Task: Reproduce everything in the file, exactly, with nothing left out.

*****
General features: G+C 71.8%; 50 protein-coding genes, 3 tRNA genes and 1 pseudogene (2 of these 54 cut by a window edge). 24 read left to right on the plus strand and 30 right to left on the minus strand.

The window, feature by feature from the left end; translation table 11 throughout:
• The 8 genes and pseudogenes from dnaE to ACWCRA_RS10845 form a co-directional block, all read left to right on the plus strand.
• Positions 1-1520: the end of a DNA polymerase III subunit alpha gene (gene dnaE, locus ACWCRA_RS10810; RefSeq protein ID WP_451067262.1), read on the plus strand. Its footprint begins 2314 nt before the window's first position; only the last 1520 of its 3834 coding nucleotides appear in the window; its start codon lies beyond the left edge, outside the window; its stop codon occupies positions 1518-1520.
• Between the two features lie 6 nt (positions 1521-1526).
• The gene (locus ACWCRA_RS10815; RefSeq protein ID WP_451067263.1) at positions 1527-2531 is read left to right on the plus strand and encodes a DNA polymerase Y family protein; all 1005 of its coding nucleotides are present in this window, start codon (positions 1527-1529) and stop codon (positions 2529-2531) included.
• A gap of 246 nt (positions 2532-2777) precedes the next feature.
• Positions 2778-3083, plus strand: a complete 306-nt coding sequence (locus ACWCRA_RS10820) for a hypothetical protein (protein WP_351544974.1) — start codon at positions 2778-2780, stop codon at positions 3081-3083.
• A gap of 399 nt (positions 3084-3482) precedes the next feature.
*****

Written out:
General features: G+C 71.8%; 50 protein-coding genes, 3 tRNA genes and 1 pseudogene (2 of these 54 cut by a window edge). 24 read left to right on the plus strand and 30 right to left on the minus strand.

The window, feature by feature from the left end; translation table 11 throughout:
• The 8 genes and pseudogenes from dnaE to ACWCRA_RS10845 form a co-directional block, all read left to right on the plus strand.
• Positions 1-1520: the end of a DNA polymerase III subunit alpha gene (gene dnaE, locus ACWCRA_RS10810; RefSeq protein ID WP_451067262.1), read on the plus strand. Its footprint begins 2314 nt before the window's first position; only the last 1520 of its 3834 coding nucleotides appear in the window; its start codon lies beyond the left edge, outside the window; its stop codon occupies positions 1518-1520.
• Between the two features lie 6 nt (positions 1521-1526).
• The gene (locus ACWCRA_RS10815; RefSeq protein ID WP_451067263.1) at positions 1527-2531 is read left to right on the plus strand and encodes a DNA polymerase Y family protein; all 1005 of its coding nucleotides are present in this window, start codon (positions 1527-1529) and stop codon (positions 2529-2531) included.
• A gap of 246 nt (positions 2532-2777) precedes the next feature.
• Positions 2778-3083, plus strand: a complete 306-nt coding sequence (locus ACWCRA_RS10820) for a hypothetical protein (protein WP_351544974.1) — start codon at positions 2778-2780, stop codon at positions 3081-3083.
• A gap of 399 nt (positions 3084-3482) precedes the next feature.